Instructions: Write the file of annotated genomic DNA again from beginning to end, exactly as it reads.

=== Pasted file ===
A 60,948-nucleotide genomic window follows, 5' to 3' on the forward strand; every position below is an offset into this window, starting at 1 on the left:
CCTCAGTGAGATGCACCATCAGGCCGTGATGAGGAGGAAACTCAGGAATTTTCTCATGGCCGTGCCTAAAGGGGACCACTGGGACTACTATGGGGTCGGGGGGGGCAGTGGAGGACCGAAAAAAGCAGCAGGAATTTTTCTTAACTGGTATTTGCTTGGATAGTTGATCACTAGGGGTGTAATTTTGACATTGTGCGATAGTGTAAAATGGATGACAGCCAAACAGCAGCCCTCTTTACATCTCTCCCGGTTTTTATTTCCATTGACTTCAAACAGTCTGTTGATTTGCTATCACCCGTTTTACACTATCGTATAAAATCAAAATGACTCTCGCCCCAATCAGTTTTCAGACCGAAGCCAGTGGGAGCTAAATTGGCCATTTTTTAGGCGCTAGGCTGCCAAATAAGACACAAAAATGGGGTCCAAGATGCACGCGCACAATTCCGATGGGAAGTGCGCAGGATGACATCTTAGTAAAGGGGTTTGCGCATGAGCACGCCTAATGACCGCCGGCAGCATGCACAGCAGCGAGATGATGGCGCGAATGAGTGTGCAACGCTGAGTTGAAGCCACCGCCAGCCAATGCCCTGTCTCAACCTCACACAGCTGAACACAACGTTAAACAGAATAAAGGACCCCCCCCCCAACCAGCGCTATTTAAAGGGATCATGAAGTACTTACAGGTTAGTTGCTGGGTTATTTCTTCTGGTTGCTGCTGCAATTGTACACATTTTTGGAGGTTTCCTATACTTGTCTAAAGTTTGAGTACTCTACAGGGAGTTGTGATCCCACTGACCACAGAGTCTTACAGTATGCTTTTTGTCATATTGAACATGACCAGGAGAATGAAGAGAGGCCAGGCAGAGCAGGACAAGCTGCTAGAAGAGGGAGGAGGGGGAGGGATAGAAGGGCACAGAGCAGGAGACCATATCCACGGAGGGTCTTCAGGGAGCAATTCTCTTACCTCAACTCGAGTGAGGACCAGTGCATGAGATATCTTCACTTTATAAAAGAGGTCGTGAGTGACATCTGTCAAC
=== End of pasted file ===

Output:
A 60,948-nucleotide genomic window follows, 5' to 3' on the forward strand; every position below is an offset into this window, starting at 1 on the left:
CCTCAGTGAGATGCACCATCAGGCCGTGATGAGGAGGAAACTCAGGAATTTTCTCATGGCCGTGCCTAAAGGGGACCACTGGGACTACTATGGGGTCGGGGGGGGCAGTGGAGGACCGAAAAAAGCAGCAGGAATTTTTCTTAACTGGTATTTGCTTGGATAGTTGATCACTAGGGGTGTAATTTTGACATTGTGCGATAGTGTAAAATGGATGACAGCCAAACAGCAGCCCTCTTTACATCTCTCCCGGTTTTTATTTCCATTGACTTCAAACAGTCTGTTGATTTGCTATCACCCGTTTTACACTATCGTATAAAATCAAAATGACTCTCGCCCCAATCAGTTTTCAGACCGAAGCCAGTGGGAGCTAAATTGGCCATTTTTTAGGCGCTAGGCTGCCAAATAAGACACAAAAATGGGGTCCAAGATGCACGCGCACAATTCCGATGGGAAGTGCGCAGGATGACATCTTAGTAAAGGGGTTTGCGCATGAGCACGCCTAATGACCGCCGGCAGCATGCACAGCAGCGAGATGATGGCGCGAATGAGTGTGCAACGCTGAGTTGAAGCCACCGCCAGCCAATGCCCTGTCTCAACCTCACACAGCTGAACACAACGTTAAACAGAATAAAGGACCCCCCCCCCAACCAGCGCTATTTAAAGGGATCATGAAGTACTTACAGGTTAGTTGCTGGGTTATTTCTTCTGGTTGCTGCTGCAATTGTACACATTTTTGGAGGTTTCCTATACTTGTCTAAAGTTTGAGTACTCTACAGGGAGTTGTGATCCCACTGACCACAGAGTCTTACAGTATGCTTTTTGTCATATTGAACATGACCAGGAGAATGAAGAGAGGCCAGGCAGAGCAGGACAAGCTGCTAGAAGAGGGAGGAGGGGGAGGGATAGAAGGGCACAGAGCAGGAGACCATATCCACGGAGGGTCTTCAGGGAGCAATTCTCTTACCTCAACTCGAGTGAGGACCAGTGCATGAGATATCTTCACTTTATAAAAGAGGTCGTGAGTGACATCTGTCAAC